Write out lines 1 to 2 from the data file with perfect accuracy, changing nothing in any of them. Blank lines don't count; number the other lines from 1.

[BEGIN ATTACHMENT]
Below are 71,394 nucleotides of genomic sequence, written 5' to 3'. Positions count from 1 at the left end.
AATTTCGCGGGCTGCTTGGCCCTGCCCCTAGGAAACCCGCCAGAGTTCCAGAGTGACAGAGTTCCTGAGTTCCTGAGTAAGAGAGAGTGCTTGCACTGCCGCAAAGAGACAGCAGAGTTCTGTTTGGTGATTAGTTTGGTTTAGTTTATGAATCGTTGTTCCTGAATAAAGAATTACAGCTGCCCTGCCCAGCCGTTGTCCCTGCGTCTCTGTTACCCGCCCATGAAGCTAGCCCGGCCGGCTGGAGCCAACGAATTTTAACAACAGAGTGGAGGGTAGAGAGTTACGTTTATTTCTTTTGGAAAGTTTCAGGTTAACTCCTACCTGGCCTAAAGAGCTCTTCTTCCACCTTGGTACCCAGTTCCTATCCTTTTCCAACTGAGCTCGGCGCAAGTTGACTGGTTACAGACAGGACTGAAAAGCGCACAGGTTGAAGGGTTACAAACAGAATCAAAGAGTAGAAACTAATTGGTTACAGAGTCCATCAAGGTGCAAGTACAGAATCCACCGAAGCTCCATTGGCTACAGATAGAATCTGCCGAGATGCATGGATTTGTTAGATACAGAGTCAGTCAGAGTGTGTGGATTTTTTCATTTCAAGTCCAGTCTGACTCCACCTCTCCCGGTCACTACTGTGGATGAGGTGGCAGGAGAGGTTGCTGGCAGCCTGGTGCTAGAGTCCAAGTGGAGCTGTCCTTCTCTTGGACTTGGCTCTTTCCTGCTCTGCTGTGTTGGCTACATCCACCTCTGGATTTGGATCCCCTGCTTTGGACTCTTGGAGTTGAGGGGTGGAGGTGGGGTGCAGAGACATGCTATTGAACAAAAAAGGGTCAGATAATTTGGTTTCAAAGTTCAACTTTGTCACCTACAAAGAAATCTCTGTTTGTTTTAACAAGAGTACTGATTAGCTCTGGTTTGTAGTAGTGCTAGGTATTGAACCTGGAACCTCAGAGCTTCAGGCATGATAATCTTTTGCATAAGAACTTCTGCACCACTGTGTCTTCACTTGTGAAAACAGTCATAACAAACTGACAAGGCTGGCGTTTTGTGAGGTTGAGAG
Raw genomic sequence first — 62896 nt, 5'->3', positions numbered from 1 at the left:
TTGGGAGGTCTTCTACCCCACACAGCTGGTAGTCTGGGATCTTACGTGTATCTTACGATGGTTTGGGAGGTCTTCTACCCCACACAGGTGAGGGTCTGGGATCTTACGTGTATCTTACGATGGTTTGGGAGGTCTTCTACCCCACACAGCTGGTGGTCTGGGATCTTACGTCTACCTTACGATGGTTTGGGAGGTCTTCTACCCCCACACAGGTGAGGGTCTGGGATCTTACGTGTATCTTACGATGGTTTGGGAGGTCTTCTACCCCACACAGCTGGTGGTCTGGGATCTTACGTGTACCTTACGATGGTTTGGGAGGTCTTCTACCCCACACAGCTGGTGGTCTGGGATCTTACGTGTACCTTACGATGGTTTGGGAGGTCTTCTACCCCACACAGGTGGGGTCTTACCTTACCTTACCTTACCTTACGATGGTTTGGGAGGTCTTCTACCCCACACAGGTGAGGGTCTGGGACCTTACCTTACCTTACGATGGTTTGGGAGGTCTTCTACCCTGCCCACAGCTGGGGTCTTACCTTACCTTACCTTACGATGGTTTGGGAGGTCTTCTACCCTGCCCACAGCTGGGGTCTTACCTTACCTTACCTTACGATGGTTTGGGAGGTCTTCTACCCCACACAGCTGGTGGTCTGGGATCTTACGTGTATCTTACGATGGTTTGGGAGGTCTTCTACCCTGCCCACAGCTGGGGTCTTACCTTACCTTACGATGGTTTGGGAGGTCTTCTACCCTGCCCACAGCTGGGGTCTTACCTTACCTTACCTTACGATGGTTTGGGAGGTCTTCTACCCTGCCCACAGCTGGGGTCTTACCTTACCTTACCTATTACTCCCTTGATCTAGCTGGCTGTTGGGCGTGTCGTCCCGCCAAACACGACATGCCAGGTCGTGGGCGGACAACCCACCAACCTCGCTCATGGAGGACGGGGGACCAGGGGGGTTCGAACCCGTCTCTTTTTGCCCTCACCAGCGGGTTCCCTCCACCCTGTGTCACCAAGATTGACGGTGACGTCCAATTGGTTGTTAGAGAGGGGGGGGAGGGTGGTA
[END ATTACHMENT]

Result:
Below are 71,394 nucleotides of genomic sequence, written 5' to 3'. Positions count from 1 at the left end.
AATTTCGCGGGCTGCTTGGCCCTGCCCCTAGGAAACCCGCCAGAGTTCCAGAGTGACAGAGTTCCTGAGTTCCTGAGTAAGAGAGAGTGCTTGCACTGCCGCAAAGAGACAGCAGAGTTCTGTTTGGTGATTAGTTTGGTTTAGTTTATGAATCGTTGTTCCTGAATAAAGAATTACAGCTGCCCTGCCCAGCCGTTGTCCCTGCGTCTCTGTTACCCGCCCATGAAGCTAGCCCGGCCGGCTGGAGCCAACGAATTTTAACAACAGAGTGGAGGGTAGAGAGTTACGTTTATTTCTTTTGGAAAGTTTCAGGTTAACTCCTACCTGGCCTAAAGAGCTCTTCTTCCACCTTGGTACCCAGTTCCTATCCTTTTCCAACTGAGCTCGGCGCAAGTTGACTGGTTACAGACAGGACTGAAAAGCGCACAGGTTGAAGGGTTACAAACAGAATCAAAGAGTAGAAACTAATTGGTTACAGAGTCCATCAAGGTGCAAGTACAGAATCCACCGAAGCTCCATTGGCTACAGATAGAATCTGCCGAGATGCATGGATTTGTTAGATACAGAGTCAGTCAGAGTGTGTGGATTTTTTCATTTCAAGTCCAGTCTGACTCCACCTCTCCCGGTCACTACTGTGGATGAGGTGGCAGGAGAGGTTGCTGGCAGCCTGGTGCTAGAGTCCAAGTGGAGCTGTCCTTCTCTTGGACTTGGCTCTTTCCTGCTCTGCTGTGTTGGCTACATCCACCTCTGGATTTGGATCCCCTGCTTTGGACTCTTGGAGTTGAGGGGTGGAGGTGGGGTGCAGAGACATGCTATTGAACAAAAAAGGGTCAGATAATTTGGTTTCAAAGTTCAACTTTGTCACCTACAAAGAAATCTCTGTTTGTTTTAACAAGAGTACTGATTAGCTCTGGTTTGTAGTAGTGCTAGGTATTGAACCTGGAACCTCAGAGCTTCAGGCATGATAATCTTTTGCATAAGAACTTCTGCACCACTGTGTCTTCACTTGTGAAAACAGTCATAACAAACTGACAAGGCTGGCGTTTTGTGAGGTTGAGAG